I continue to monitor all Church news and temple developments, and will do my level best to bring word of those to you as I become aware of such items. That does it for this post. Any and all comments are, as always, welcome and appreciated. Thank you for the privilege of your time. If you enjoyed what you read here and would like to do so, you are more than welcome to subscribe to stay informed of new content from this blog. Until my next post, I wish each one of you all the best and pray that the Lord will bless you all in everything you do.

Additional Church News Items Reported

Hello again, everyone! I am back in the late-night hours when the 17th is leading into the 18th, and I will be sharing some additional Church news stories of which I have become aware within the last 12 hours or so. There's quite a bit to get to, so let's jump right into it.

We begin with articles about two different devotional addresses which were given at Church-owned universities. BYU-Provo's Benjamin Bikman, who is a professor of physiology and development biology focused his remarks on advice about how to interpret the Word of Wisdom, and what should not be read into it. In the meantime, on the campus of BYU-Idaho, Nels Hansen, who chairs the Applied Plant Science Department, discussed a science experiment he had conducted with the help of his students on the effects of ministering. Both of these articles were interesting reads.

Next, as many of you may be aware, in the early days of the Church, the pioneers trekked here to Utah to flee persecution. They entered this valley on July 24, 1847. Two years later, the tradition of having a parade on Utah Pioneer Day was born, and one has been held on that day ever since (unless it has fallen on a Sunday, in which case that is held on either the previous Saturday, or the following Monday).

As Utah prepares to celebrate that day this year, the Church News has released three articles, one of which highlighted three misconceptions that are commonly advanced by those who discuss pioneer history. At a devotional held on July 16 at the historic "This Is The Place Park", new apostle Elder Gerrit W. Gong reflected on how both he and his wife have pioneers in their ancestry. And in the final article, 6 Church members who live in the Philippines, the United States, India, Indonesia, Uruguay, and the Ukraine are lauded as pioneers who never pushed a handcart. It was good to read these stories as well.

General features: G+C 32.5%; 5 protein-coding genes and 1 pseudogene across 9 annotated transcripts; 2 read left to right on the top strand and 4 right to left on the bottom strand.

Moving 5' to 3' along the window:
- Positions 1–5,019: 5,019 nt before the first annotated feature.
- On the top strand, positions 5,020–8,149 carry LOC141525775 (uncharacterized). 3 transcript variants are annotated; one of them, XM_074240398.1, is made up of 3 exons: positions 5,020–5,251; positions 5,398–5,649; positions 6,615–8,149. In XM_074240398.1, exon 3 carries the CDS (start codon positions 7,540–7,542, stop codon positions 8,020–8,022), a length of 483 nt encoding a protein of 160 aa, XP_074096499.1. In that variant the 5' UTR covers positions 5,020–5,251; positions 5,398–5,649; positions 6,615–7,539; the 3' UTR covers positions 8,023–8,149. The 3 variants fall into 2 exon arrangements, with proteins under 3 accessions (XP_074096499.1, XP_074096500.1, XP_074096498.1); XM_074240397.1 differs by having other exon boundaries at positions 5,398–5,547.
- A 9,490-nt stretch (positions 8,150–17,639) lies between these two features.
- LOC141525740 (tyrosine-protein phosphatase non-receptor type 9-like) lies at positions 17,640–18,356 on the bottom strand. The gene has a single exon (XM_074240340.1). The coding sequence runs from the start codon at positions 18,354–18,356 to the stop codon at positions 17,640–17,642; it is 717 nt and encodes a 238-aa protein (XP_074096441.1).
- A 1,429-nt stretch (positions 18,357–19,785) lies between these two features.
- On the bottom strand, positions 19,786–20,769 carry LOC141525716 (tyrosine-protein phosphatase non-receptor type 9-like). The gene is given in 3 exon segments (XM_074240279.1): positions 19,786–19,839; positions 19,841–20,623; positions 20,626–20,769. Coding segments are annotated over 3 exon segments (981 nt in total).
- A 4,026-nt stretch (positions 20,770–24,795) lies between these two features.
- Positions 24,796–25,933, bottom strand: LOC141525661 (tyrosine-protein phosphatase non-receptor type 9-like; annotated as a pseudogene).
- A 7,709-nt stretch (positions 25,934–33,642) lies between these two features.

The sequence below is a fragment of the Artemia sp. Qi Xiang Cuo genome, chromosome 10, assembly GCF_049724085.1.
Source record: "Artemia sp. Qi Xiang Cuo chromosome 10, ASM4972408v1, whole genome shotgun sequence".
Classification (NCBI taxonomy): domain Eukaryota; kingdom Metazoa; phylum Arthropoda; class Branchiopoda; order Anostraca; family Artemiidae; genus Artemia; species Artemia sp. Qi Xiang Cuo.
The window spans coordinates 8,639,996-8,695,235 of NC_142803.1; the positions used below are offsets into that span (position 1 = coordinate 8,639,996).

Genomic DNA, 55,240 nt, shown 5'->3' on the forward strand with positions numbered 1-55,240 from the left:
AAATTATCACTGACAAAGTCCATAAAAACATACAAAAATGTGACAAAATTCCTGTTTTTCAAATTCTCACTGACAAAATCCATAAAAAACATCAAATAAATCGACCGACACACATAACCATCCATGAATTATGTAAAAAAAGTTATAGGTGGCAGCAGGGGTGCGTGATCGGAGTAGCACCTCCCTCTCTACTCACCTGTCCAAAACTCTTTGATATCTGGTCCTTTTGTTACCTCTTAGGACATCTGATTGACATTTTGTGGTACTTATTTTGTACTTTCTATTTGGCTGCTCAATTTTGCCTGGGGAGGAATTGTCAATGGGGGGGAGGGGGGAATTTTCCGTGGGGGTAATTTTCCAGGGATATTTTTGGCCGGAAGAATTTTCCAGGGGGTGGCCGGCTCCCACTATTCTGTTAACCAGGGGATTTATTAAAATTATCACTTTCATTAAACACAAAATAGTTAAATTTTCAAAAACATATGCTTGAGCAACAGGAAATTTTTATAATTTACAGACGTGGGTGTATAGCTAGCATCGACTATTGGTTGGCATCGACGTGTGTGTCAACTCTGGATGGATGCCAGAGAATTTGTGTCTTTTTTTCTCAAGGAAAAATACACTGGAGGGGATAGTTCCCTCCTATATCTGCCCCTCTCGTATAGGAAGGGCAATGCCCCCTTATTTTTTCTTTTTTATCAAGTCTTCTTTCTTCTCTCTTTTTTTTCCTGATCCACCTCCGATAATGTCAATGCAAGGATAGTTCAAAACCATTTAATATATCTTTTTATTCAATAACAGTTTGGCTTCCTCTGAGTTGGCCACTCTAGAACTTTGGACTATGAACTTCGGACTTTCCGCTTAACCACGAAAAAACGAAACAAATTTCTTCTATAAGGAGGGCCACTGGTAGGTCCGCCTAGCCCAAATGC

In a somewhat unprecedented move, the Church News featured an article introducing Sister Michelle D. Craig, the new First Counselor in the Young Women General Presidency, just one day after they published the article introducing Young Women General President Bonnie H. Cordon. As far back as I can remember following articles on Church news, I don't ever recall seeing two articles published about two new leaders in such a short period of time. That was an interesting development.

There are other stories that have been covered on the News page on the Church's official website, which may or may not have all been covered on this blog, and for any that have not, they are well worthy of your attention. In the meantime, Mormon Newsroom published the latest edition in their series of articles highlighting important articles published on various editions of Mormon Newsroom which are maintained to highlight developments in other nations where the Church is established.

And as a final development, the HTML version of the August 2018 Ensign has been published. Included in that Ensign will be the 2018 Area Leadership Assignments, and as far as I can tell, there have been no changes whatsoever in those area assignments. Additionally, there may or may not be changes in the editors and advisers of the Ensign, which we will be able to find out once the PDF version is made available. But perhaps the most significant development is what is not included. Unless an Ensign supplement is published, it appears that there will not be articles in tribute to Presidents Oaks and Eyring and Elders Gong and Soares published in that Ensign either.

So what we may be seeing is a change in what has previously been somewhat of a standard tradition, unless either a supplement is published this month or unless such articles are included in either of the other two Ensigns that will be published before the next General Conference.

I continue to monitor all Church news and temple developments and will be sure to pass those along to you ASAP after I learn of them. That does it for this post. Any and all comments are, as always, welcome and appreciated. Thank you for the privilege of your time. If you enjoyed what you read here and would like to stay informed of new content, please feel free to subscribe. Until my next post, I wish each one of you all the best and pray that the Lord will bless you all in everything you do.